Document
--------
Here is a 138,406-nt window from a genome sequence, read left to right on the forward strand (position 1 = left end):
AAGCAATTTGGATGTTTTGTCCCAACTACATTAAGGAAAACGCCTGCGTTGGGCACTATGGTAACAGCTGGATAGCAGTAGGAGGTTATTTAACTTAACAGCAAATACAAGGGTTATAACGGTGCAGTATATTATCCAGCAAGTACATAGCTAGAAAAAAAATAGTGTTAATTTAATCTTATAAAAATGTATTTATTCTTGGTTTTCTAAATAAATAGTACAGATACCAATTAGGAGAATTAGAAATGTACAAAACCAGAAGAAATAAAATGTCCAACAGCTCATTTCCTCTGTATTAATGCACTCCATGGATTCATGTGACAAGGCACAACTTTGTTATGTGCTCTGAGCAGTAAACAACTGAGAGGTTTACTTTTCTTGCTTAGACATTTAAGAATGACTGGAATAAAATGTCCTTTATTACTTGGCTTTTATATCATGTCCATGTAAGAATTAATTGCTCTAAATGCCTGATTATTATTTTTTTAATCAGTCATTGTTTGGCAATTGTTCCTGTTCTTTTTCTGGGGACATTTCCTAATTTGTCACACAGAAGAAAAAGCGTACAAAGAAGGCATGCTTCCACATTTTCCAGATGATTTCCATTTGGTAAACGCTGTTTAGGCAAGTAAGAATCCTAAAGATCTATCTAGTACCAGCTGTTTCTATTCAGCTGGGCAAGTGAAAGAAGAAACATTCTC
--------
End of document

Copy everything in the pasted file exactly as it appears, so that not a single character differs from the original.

Here is a 138,406-nt window from a genome sequence, read left to right on the forward strand (position 1 = left end):
AAGCAATTTGGATGTTTTGTCCCAACTACATTAAGGAAAACGCCTGCGTTGGGCACTATGGTAACAGCTGGATAGCAGTAGGAGGTTATTTAACTTAACAGCAAATACAAGGGTTATAACGGTGCAGTATATTATCCAGCAAGTACATAGCTAGAAAAAAAATAGTGTTAATTTAATCTTATAAAAATGTATTTATTCTTGGTTTTCTAAATAAATAGTACAGATACCAATTAGGAGAATTAGAAATGTACAAAACCAGAAGAAATAAAATGTCCAACAGCTCATTTCCTCTGTATTAATGCACTCCATGGATTCATGTGACAAGGCACAACTTTGTTATGTGCTCTGAGCAGTAAACAACTGAGAGGTTTACTTTTCTTGCTTAGACATTTAAGAATGACTGGAATAAAATGTCCTTTATTACTTGGCTTTTATATCATGTCCATGTAAGAATTAATTGCTCTAAATGCCTGATTATTATTTTTTTAATCAGTCATTGTTTGGCAATTGTTCCTGTTCTTTTTCTGGGGACATTTCCTAATTTGTCACACAGAAGAAAAAGCGTACAAAGAAGGCATGCTTCCACATTTTCCAGATGATTTCCATTTGGTAAACGCTGTTTAGGCAAGTAAGAATCCTAAAGATCTATCTAGTACCAGCTGTTTCTATTCAGCTGGGCAAGTGAAAGAAGAAACATTCTC